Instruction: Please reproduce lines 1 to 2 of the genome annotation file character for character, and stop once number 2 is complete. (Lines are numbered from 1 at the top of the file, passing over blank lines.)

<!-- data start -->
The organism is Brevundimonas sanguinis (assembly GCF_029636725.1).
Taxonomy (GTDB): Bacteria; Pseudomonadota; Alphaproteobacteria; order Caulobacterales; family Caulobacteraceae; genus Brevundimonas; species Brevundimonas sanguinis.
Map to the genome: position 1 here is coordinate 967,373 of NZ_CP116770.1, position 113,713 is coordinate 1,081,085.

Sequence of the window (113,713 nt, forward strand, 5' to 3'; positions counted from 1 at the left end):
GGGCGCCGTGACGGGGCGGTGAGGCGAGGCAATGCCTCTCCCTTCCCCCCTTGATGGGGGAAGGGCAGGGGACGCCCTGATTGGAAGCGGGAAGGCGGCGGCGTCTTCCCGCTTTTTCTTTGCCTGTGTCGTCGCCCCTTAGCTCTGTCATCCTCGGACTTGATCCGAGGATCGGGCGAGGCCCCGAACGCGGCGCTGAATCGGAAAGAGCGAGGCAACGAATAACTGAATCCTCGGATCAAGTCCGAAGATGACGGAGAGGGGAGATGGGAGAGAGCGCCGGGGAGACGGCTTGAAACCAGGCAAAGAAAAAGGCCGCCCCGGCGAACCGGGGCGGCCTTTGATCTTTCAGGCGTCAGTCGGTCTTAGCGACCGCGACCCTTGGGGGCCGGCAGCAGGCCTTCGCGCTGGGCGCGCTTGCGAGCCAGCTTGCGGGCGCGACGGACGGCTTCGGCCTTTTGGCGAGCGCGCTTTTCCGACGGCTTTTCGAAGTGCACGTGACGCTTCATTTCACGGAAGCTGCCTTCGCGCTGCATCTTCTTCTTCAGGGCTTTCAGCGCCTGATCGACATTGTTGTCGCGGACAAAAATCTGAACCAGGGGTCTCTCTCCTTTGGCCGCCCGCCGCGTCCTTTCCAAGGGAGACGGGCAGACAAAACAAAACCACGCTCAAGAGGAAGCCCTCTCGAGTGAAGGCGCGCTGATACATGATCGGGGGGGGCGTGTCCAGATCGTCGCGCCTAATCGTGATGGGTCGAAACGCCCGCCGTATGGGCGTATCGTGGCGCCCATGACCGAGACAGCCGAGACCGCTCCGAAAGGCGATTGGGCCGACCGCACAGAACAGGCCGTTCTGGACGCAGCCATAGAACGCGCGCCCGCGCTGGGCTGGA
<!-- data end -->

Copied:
The organism is Brevundimonas sanguinis (assembly GCF_029636725.1).
Taxonomy (GTDB): Bacteria; Pseudomonadota; Alphaproteobacteria; order Caulobacterales; family Caulobacteraceae; genus Brevundimonas; species Brevundimonas sanguinis.